Cardinals score three times in the last two innings, with Laird tripling in game-winner

ATLANTA — The St. Louis Cardinals offered April a proper send-off Saturday afternoon at Turner Field. Righting a month that tested them early, they persevered against the Atlanta Braves in a situation that probably would have consumed them a year ago.

Checked on two hits for seven innings by Braves starting pitcher Brandon Beachy, the Cardinals overcame a 2-0 deficit with two eighth-inning runs before winning on their backup catcher’s RBI triple in the ninth for a 3-2 victory.

In a welcome change, the Cardinals left the questions for someone else’s bullpen.

“This is a game we wouldn’t have won last year,” second-year hitting coach Mark McGwire insisted. “But no one was bagging it today; everyone kept grinding. That’s the way this team is. That’s what’s so exciting about what’s happening around here.”

The team that began the season 2-6 finished the schedule’s first month 16-11 and with six consecutive series wins. After scraping for 21 runs in their first eight games, the Cardinals averaged better than 6.5 runs in the last 19. An unsettled bullpen took its turn at creating a crisis, but the Cardinals wouldn’t have won the last two games without seven scoreless innings from the cast.

“I’ve liked our club from Day One. I like our talent. We’ve got guys on this team who like to compete,” manager Tony La Russa said. “We’re not perfect. But it’s about what Catfish Hunter used to say: ‘It’s not about being perfect. It’s trying perfect.’ There are a lot of times when the other side just beats you. But I think we are going to try perfect.”

Held to three baserunners through seven innings, the Cardinals produced seven in the last two.

“It’s always easy to win by 10 runs,” Laird said. “To come out and win two big games like this, coming back, shows a lot.”

After using pinch hitter Nick Punto to force Braves manager Fredi Gonzalez’s hair-trigger lurch to the bullpen in the eighth, the Cardinals’ makeshift lineup scored twice on third baseman David Freese’s two-out, two-run single an inning before Gerald Laird’s RBI triple saddled rookie Braves closer Craig Kimbrel with the loss.

Punto, incidentally, entered the game for the sole purpose of bunting.

“That kid (Beachy) today had it going on with really good stuff. He wasn’t missing a lot,” McGwire said. “We just kept fighting The big thing is when they bring in (Jonny) Venters and Kimbrell and get to those guys”& it’s guys in the bottom of the lineup. Guys keep grinding it.”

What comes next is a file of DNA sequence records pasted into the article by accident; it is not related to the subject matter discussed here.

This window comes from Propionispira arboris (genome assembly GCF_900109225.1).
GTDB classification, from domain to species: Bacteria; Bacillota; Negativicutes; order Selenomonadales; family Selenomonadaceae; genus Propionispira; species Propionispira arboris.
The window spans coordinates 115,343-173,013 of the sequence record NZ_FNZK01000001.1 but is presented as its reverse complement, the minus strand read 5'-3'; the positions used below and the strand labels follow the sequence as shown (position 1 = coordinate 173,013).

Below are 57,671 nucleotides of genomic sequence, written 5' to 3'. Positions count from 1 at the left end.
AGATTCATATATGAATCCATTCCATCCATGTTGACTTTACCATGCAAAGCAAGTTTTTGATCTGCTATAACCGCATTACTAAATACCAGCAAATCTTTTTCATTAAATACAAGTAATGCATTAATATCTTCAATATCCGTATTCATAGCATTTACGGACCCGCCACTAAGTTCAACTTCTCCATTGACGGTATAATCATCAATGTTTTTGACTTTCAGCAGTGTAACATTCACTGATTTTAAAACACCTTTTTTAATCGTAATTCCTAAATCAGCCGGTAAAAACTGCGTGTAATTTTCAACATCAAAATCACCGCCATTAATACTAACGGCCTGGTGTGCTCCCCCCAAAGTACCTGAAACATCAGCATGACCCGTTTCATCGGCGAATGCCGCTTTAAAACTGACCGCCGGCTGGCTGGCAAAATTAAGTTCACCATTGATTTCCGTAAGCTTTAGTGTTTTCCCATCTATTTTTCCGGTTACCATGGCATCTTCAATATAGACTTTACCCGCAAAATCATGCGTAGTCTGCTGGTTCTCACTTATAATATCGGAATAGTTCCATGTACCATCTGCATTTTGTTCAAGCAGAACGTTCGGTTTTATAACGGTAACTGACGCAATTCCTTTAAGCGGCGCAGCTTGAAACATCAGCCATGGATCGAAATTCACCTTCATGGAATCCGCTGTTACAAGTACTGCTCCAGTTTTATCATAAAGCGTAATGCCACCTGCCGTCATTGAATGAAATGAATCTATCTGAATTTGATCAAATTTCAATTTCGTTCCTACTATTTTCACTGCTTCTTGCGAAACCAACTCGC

Saturday’s turnabout occurred only hours after the Cardinals scored a ninth-inning run against Kimbrell before winning 5-3 in 11 innings Friday night.

Left fielder Matt Holliday started the ninth with a leadoff, opposite-field single against Kimbrell. Two hitters later Laird drove a ball to the left-center field wall for his first triple since 2009. Laird’s hit produced his second RBI of the season. Nos. 7-8 hitters Daniel Descalso and Tyler Greene scored two of the three runs after reaching base three times in the last two innings.

“As close as that game was, you needed everything,” La Russa said.

“You look around this clubhouse and a lot of guys have done what we did today for years,” Freese said. “For a guy like me, it’s cool to learn how to go about that. The way to do that is to prepare every day and focus.”

Freese’s game-tying single off lefthander Venters left the Cardinals with 73 two-out RBIs among their 137 total — 53.2 percent. They enter May leading the league in hitting, runs and total bases and entered Saturday fifth in earned-run average.

“When you can do that with two outs, it puts a lot of pressure on the other dugout,” Freese said. “It shows we’re going to bear down, take every at-bat seriously, and see what we can do.”

Friday night the Cardinals bullpen held the Braves for four hitless innings. Saturday Mitchell Boggs, Miguel Batista (2-1) and Fernando Salas worked three shutout frames with Salas claiming his second major-league save. The bullpen’s stand rewarded starter Jake Westbrook with a no-decision rather than an ill-deserved loss.

“I’m trying to do whatever they ask of me,” said Salas, who also closed Thursday’s win in Houston. “Whether it’s the sixth inning or the ninth inning, it doesn’t matter.

Westbrook surrendered two runs in six innings. The Braves’ only rally would not have been possible had Greene cleanly backhanded a leadoff grounder generously scored an infield single. Left fielder Martin Prado exploited the extra out with a two-out double over third base.

“I was one out away, one pitch away, from having a real good ballgame,” Westbrook said. “I got a ground ball there. It found a line, and it was a couple runs.”

There, Westbrook held. Still susceptible to occasionally picking at the strike zone, he was aggressive enough with the Braves’ most dangerous hitters to overcome “erratic” lapses.

“It’s more fun to think something might work when on the other side (they) score a couple and don’t add,” La Russa said. “You keep putting up zeroes and something can happen.”

Scraping for runs, the Braves ran themselves out of a promising first inning when Prado was nabbed for the first out after breaking for third base on a left-side ground ball. Trying to regain scoring position, right fielder Jason Heyward was caught stealing by Laird’s perfect throw. Westbrook walked his third batter faced before ending the inning with a ground ball.

“It’s what I’m capable of doing,” said Westbrook, who has allowed eight hits in 12 innings his last two starts after surrendering 30 hits in 18 1/3 innings through four starts. “My job is to get them to mis-hit balls. Those are coming a little more often now. I’m making pitches when I need to. I feel a lot better out there.”

The Associated Press

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